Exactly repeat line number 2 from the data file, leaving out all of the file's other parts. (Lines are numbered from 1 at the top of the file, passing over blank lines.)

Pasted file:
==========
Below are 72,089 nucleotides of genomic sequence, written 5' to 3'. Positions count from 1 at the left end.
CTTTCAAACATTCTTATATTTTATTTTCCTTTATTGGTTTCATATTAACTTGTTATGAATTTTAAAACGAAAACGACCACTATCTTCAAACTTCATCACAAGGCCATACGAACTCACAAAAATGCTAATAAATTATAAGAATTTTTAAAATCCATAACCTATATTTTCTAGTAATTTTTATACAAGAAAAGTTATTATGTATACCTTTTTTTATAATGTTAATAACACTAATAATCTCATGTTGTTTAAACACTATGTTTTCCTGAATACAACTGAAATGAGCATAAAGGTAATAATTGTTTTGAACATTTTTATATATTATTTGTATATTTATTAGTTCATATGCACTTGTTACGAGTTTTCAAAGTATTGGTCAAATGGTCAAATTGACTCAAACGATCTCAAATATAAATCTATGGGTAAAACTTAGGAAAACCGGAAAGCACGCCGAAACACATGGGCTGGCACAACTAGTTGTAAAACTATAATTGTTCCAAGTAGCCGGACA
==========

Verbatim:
CTTTCAAACATTCTTATATTTTATTTTCCTTTATTGGTTTCATATTAACTTGTTATGAATTTTAAAACGAAAACGACCACTATCTTCAAACTTCATCACAAGGCCATACGAACTCACAAAAATGCTAATAAATTATAAGAATTTTTAAAATCCATAACCTATATTTTCTAGTAATTTTTATACAAGAAAAGTTATTATGTATACCTTTTTTTATAATGTTAATAACACTAATAATCTCATGTTGTTTAAACACTATGTTTTCCTGAATACAACTGAAATGAGCATAAAGGTAATAATTGTTTTGAACATTTTTATATATTATTTGTATATTTATTAGTTCATATGCACTTGTTACGAGTTTTCAAAGTATTGGTCAAATGGTCAAATTGACTCAAACGATCTCAAATATAAATCTATGGGTAAAACTTAGGAAAACCGGAAAGCACGCCGAAACACATGGGCTGGCACAACTAGTTGTAAAACTATAATTGTTCCAAGTAGCCGGACA